Readers and writers -- do you think of where to place your point of view, how your favorite or most useful characters are situated in the historical world?

Labels: ,


Blogger Victoria Janssen said...

I need to check that series out now. Thanks!

12:39 PM  
Blogger Pam Rosenthal said...

You'll love it, Victoria!

12:10 PM  
Blogger Isobel Carr said...

What makes us different from the ancients is that we build our world on energy wrested from the ground, while they depended upon huge numbers of humans,

We still depend upon huge numbers of humans, we've just removed them even further than simply below decks . . . humans still pick our fruits and vegetables, sew our clothes, make our jewelry, electronics, toys, etc. And wealthy people (a group which includes pretty much all Westerners, even those on the dole), for the most part, don't give this a second thought.

1:34 PM  
Blogger Pam Rosenthal said...

I guess I try, in my books, just a little, to keep that double focus -- on people in the foreground of the story and people who were living stories just as real to them.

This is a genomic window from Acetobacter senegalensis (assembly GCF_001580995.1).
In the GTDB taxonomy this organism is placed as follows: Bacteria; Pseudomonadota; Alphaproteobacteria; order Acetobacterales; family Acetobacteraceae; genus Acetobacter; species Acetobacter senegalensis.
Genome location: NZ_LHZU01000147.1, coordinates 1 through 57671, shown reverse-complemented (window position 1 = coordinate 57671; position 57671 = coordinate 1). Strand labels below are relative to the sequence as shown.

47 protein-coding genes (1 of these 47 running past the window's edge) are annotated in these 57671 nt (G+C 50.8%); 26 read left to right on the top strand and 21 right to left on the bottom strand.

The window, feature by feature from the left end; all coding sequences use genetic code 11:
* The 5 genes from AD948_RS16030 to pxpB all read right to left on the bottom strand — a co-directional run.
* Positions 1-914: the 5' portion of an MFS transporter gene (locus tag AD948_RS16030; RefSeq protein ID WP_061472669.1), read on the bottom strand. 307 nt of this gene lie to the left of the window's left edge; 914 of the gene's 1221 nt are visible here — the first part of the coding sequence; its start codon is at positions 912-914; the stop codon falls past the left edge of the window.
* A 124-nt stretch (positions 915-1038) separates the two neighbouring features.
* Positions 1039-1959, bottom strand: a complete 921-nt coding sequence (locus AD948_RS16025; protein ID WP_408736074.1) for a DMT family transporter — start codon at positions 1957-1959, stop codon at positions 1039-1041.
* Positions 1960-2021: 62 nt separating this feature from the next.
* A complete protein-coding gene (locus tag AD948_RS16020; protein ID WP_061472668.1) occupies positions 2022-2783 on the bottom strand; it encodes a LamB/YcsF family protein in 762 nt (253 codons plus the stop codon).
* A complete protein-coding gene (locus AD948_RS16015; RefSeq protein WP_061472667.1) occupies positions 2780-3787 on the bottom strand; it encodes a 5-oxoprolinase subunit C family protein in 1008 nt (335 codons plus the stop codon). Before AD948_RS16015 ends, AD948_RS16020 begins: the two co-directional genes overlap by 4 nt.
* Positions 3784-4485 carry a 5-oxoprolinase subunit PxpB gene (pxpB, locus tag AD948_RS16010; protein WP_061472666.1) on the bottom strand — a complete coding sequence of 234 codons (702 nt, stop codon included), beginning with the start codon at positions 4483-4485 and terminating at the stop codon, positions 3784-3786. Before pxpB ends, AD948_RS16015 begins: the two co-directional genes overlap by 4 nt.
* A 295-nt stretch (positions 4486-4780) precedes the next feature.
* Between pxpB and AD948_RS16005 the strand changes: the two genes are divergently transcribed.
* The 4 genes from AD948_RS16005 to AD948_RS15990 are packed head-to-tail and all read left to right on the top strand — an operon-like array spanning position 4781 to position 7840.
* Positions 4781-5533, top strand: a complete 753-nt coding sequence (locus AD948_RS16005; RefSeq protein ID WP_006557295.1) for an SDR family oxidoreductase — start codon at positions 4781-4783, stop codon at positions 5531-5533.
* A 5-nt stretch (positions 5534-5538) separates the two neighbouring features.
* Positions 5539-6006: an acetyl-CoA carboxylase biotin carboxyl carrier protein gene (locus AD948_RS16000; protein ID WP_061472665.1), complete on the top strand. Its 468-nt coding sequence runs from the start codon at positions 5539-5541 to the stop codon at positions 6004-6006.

8:28 AM  
Blogger Louisa Cornell said...

I want my stories to be about the people - first, last and always. The events and emotions that swirl around them are like the ocean that shapes the rocks or perhaps the winds that shape history, that change the face of the Sphinx after so long. Ultimately I want the people to be the masterpiece shaped and defined by those forces that sweep over them.

10:11 AM  
Blogger Louisa Cornell said...

For another period series that I absolutely love try Mel Starr's Chronicles of Sir Hugh de Singleton. The series is set in the latter half of the fourteenth century and the hero, Sir Hugh is a medieval surgeon and the bailiff for the local lord. Thoroughly enjoyable and insightful.

10:28 AM  
Blogger Pam Rosenthal said...

I so agree with what you're saying, Louisa. The Starr books sound wonderful, the premise and positioning of the hero (medieval surgeon and the bailiff for the local lord) beautifully chosen.

3:23 PM  

Post a Comment

<< Home

Free Web Site Counter
Kennedy Western University Online